Severn Estuary Salmon Protection Emergency Byelaw

Closed 15 Dec 2020

Opened 8 Jul 2019


Emergency byelaw to protect salmon stocks throughout the Severn

March 2021: Please visit our consultation webpage


UPDATED June 2020: emergency byelaw extended to 15 December 2020

In 2019 the Environment Agency introduced an emergency byelaw to protect salmon in the River Severn and its estuary after a review of recent data showed a significant reduction in salmon stock levels in the Severn.

Under the emergency byelaw, which took effect on 15 June 2019:

  • Draft net and putcher fishing in the Severn estuary will be prohibited
  • Lave net fishing will operate on a catch and release basis only.
  • Catch and release for rod and line fishing will be compulsory on the whole of the Severn for the remainder of the current rod season, which lasts until 7 October.

A sealed copy of the byelaw (pdf document) is available in "related documents" below.

How critical is the current salmon stock level?

The 2019 salmon stock assessment shows stock levels for the River Severn catchment, continue to be significantly below conservation limits. The number of returning adult salmon continues to decline despite the current protection measures we have in place.

Salmon stocks in the River Severn, River Usk and River Wye catchments which contribute to the River Severn net fishery and rod and line fisheries continue to be poor and are all assessed to be “Probably at Risk.” This situation will not change within the near future. The provisional 2019 declared rod catches on the Rivers Severn, Usk and Wye are the worst on record despite good angling conditions and the removal of all nets operating in the Severn estuary. The anticipated and then observed critical decline in salmon stocks had justified the need for implementation of the emergency salmon protection byelaw in 2019 and continues to justify the need to prevent harm to salmon stocks in 2020.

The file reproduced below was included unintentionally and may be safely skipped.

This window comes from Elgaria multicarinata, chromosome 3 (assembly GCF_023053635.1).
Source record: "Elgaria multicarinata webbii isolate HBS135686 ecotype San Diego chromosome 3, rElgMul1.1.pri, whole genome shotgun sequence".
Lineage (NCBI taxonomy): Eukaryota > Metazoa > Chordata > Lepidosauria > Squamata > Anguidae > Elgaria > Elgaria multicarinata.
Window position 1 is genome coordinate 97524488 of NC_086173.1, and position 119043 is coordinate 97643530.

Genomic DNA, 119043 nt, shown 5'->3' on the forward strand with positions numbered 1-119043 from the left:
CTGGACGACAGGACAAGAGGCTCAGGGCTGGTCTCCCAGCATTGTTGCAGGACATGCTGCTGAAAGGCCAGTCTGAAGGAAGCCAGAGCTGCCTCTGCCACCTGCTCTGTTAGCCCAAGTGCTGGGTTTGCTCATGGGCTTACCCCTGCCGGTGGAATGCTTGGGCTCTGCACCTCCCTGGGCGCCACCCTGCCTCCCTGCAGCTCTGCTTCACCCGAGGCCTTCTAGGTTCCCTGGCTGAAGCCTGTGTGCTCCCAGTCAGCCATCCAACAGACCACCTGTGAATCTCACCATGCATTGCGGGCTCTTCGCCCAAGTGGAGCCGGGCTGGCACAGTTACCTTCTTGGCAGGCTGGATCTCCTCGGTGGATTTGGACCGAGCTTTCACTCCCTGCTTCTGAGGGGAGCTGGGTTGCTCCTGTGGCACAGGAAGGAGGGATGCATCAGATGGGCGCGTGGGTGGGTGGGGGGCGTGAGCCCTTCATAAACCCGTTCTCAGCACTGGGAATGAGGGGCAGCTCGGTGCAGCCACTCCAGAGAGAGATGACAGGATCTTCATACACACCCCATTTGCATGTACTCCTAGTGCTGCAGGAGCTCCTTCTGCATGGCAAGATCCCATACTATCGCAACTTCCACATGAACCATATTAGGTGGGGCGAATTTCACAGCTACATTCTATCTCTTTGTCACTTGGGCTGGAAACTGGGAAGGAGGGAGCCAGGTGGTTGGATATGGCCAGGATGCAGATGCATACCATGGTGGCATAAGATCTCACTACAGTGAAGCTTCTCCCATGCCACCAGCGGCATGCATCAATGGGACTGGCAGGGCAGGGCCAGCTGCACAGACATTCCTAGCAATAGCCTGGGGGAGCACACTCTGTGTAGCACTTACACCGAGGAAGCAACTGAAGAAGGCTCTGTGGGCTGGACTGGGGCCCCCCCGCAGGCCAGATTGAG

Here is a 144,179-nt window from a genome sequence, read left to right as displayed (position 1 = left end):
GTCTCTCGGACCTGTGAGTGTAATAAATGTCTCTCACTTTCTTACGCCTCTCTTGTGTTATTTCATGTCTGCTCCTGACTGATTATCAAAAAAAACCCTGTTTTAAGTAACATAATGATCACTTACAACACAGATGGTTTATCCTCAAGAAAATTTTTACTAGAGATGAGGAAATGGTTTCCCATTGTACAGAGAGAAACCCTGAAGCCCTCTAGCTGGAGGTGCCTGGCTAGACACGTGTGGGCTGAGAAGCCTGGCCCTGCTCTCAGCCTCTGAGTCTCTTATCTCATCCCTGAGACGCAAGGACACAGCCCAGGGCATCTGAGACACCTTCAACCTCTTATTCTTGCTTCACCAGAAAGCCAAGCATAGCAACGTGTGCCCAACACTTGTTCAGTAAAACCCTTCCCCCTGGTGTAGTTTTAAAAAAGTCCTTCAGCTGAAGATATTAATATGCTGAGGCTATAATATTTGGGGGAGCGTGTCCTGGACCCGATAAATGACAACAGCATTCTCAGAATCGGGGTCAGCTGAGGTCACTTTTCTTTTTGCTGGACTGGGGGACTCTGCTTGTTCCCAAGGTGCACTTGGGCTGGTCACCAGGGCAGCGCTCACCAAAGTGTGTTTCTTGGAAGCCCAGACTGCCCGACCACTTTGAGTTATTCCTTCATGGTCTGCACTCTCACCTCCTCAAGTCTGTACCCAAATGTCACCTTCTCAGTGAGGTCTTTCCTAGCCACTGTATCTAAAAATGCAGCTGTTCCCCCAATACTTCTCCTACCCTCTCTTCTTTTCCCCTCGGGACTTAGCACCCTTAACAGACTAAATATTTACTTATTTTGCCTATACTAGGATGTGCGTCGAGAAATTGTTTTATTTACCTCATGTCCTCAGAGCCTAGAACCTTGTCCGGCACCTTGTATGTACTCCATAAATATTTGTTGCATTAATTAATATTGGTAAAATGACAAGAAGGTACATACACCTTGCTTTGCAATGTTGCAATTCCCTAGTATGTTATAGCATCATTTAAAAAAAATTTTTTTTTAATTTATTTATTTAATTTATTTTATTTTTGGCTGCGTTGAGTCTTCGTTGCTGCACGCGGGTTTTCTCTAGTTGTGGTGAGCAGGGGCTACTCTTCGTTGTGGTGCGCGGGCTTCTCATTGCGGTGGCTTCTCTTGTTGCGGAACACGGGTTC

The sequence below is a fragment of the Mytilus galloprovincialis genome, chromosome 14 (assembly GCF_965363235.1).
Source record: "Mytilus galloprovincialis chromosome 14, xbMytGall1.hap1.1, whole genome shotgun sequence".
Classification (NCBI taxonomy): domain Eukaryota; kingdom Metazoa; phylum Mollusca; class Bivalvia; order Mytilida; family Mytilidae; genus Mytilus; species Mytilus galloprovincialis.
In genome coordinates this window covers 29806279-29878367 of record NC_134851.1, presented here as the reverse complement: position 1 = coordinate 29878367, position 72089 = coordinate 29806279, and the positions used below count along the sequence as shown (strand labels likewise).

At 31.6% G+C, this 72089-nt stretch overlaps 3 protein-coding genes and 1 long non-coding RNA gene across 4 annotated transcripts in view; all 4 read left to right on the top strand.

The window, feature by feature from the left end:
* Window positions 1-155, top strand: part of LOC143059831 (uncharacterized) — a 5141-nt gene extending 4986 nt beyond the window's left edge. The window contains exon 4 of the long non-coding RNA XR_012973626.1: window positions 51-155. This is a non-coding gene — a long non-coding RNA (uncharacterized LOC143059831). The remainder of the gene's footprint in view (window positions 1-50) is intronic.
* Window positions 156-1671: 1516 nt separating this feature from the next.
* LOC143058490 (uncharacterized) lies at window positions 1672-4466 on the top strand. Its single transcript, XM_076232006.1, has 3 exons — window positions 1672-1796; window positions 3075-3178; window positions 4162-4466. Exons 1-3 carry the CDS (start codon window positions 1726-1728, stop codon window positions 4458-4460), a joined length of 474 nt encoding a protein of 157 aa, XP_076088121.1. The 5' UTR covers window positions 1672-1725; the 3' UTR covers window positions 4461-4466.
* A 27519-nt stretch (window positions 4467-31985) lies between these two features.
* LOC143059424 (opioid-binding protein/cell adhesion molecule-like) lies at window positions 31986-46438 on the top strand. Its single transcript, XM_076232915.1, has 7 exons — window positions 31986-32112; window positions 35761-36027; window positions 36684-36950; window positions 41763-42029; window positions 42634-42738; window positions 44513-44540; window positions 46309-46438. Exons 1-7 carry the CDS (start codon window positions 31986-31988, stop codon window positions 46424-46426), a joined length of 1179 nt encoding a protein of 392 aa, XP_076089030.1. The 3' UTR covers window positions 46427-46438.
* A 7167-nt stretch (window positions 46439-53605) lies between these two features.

The Rivers Usk and Wye are both Special Areas of Conservation (SACs) and include salmon as a designated qualifying feature. The Severn Estuary is also a designated European Marine Site which includes salmon as a qualifying interest feature of the RAMSAR and sub-feature of the SAC. There is a need to develop and implement longer term management actions that seek to enable recovery of these stocks back into a favourable conservation status.

Why extend the byelaw?

The Environment Agency fisheries technical team have spent the last 12 months reviewing and analysing the salmon stock assessment evidence to inform and consider the most appropriate longer term measures to protect the future of the Severn, Wye and Usk salmon stocks. This includes consideration of extending and expanding the current restrictions to enable a better recovery.  

Winter flooding and Covid-19 have prevented us from engaging with fishermen on proposals and options.

After considering our application for an extension of the emergency byelaw, the Under Secretary of State, Department for Environment, Food and Rural Affairs (Defra) has extended the emergency byelaw for 6 months - pursuant to paragraph 7 of Schedule 27 to the Water Resources Act 1991. This will allow more time to consult and continue to protect the fishery from harm.

What next? – we will continue to engage with fisherman and partners as soon as it is practical to do so.

All fishermen should continue to adhere to the 2019 Byelaw restrictions (below) – thank you for your support.

Why was this byelaw introduced in June 2019?